German Bullets: 1992 Audi S4 vs. 1992 BMW M5 vs. 1992 Mercedes-Benz 500E
From the April 1992 issue of Car and Driver.
When you’re talking about sports sedans, there are fast ones and faster ones and really, really fast ones. And then there is the Magnum Force.
Behold three of the highest-performance production four-doors the world has ever seen. Magnum power. Magnum status. And, yes, Magnum stickers. That all three were created in Germany should come as no surprise: only the land of the unlimited-speed autobahn could even conceive of building sports sedans as explosive and exclusive as these.
We are talking about .44-caliber performance here. Would 0 to 60 mph in 6.1 seconds tingle your brain tissue? That’s from the slowest member of the trio. And there’s more. Mighty brakes. Asphalt-ripping grip. And—oh yes—shameless luxury. As performance-oriented as they are, these limited-production wonders don’t skimp on the niceties. Leather is standard in all three. So is automatic climate control. And premium-quality audio. And power everything. And if you want more (a trunk-mounted CD changer, perhaps?) you can order that, too.
Aaron Kiley|Car and Driver
Could these high-octane phenoms possibly offer anything else? How about enough room to carry four adults and their luggage?
Now would be a good time to pause and catch your breath.
The first of the Magnum four-doors was BMW’s M5, a 5-series sedan tweaked into a 256-horsepower beast by the maker’s esteemed Motorsport division. The M5 first appeared in 1985 and arrived in the U.S. two years later—to rave reviews. BMW then unleashed a new M5 for the 1991 model year, this one based on the all-new 5-series and sporting even more displacement and power. With minor changes, that is the car that continues into 1992.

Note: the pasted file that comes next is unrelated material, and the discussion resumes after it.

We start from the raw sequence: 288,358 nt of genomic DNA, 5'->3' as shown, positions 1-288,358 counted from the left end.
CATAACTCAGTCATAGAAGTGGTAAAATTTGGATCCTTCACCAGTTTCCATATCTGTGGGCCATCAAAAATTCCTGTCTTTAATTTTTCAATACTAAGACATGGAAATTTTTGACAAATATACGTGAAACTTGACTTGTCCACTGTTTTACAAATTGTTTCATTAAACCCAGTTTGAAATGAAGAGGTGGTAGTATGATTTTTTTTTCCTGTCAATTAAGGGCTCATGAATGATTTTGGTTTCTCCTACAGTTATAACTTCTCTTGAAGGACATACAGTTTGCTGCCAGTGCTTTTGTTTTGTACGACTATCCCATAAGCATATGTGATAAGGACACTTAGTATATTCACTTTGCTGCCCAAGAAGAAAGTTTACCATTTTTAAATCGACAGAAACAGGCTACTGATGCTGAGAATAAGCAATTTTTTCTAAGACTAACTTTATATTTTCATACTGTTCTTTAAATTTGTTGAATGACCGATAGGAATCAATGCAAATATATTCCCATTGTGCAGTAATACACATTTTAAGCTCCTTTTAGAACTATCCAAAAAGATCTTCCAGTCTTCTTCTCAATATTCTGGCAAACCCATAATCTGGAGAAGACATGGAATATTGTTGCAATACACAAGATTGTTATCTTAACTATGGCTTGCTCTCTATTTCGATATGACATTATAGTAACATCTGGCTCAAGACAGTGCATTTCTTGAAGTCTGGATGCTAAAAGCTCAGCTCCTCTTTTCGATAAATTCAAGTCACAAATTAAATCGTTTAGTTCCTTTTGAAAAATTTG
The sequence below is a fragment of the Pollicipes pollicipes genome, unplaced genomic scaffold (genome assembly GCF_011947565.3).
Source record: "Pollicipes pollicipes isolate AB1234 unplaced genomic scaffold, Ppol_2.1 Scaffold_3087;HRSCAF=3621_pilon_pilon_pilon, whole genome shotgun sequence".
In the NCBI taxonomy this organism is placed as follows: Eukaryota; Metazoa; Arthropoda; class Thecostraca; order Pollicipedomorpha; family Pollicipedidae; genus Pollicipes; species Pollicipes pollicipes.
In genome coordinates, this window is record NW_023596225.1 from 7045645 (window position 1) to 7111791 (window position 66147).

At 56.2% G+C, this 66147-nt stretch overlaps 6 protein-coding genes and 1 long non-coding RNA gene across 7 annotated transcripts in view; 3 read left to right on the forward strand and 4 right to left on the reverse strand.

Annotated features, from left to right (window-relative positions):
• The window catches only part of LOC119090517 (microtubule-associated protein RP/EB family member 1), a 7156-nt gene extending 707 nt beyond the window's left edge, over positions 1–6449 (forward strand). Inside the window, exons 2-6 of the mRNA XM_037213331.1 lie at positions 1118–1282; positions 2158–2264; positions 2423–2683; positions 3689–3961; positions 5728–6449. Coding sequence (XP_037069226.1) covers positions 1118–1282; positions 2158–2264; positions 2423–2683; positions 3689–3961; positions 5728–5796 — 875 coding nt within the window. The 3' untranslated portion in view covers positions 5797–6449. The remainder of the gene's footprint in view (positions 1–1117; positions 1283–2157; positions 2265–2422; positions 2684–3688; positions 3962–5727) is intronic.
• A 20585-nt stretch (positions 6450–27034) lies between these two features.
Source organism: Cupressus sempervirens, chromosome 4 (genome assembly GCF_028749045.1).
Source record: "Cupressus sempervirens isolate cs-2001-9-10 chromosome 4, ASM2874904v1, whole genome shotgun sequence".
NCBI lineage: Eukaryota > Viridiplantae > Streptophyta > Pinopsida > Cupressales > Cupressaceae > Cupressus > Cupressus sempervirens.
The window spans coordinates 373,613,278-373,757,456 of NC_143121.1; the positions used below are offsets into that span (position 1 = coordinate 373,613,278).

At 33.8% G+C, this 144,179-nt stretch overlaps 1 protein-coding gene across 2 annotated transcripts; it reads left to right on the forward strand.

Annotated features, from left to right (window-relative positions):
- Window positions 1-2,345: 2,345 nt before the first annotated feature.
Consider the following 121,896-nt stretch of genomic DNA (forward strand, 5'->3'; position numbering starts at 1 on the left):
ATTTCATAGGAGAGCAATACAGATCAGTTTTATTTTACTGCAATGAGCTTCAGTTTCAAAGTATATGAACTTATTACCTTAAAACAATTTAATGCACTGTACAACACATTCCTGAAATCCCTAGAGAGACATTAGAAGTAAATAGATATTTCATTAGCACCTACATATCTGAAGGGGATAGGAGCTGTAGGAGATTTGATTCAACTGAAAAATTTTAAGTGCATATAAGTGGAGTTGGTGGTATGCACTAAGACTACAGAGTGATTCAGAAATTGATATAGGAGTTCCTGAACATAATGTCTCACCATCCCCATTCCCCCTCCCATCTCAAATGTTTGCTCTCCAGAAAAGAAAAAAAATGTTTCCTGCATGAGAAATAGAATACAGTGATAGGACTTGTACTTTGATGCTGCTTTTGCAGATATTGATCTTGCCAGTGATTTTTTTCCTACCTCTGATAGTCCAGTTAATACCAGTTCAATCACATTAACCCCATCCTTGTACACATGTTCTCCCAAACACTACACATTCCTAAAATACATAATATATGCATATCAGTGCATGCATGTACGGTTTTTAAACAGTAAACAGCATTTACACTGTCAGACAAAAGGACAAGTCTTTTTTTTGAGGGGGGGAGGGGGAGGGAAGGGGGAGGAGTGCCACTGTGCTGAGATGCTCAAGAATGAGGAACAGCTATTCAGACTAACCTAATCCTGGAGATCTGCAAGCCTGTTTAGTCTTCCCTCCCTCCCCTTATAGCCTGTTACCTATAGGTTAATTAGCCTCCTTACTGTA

Having watched aftermarket tuners such as AMG successfully vitalize its products for years, Mercedes-Benz has launched a factory-backed parry for 1992: the 500E. Assembled by Porsche for Mercedes, the 500E is a 300E sedan ignited with a heart of fire: the same 32-valve 5.0-liter aluminum V-8 engine developed for the 500SL sports car. The 500E backs up this awesome powerplant with an extra-beefy suspension. And huge wheels and tires. And flared body panels. The result? A shape that’s refined but audacious—even a grandmother could tell that this is a 300E that’s been spending time in the Nautilus room.
We gathered the Magnum Force together, strapped on the test equipment, and let the computer record the amazing numbers.
The most recent arrival is Audi’s hot new S4, a 100 sedan fortified with the maker’s Quattro four-wheel-drive system, a sport suspension, a host of exterior and interior alterations, and an upgraded version of Audi’s turbocharged and intercooled, 20-valve, 2.2-liter inline five-cylinder engine. The car pictured here is an early-production example, obtained through our connections.
If what you’ve read so far makes you scream “comparison test,” you’re right with us. We gathered the Magnum Force together, strapped on the test equipment, and let the computer record the amazing numbers. To these hard facts we mixed in our subjective impressions, gleaned from a combination of highway cruising, hard twisty-road running, and around-town stopping-and-going.
But, hey, you know the drill. Let’s get to the results.
3rd Place: Audi S4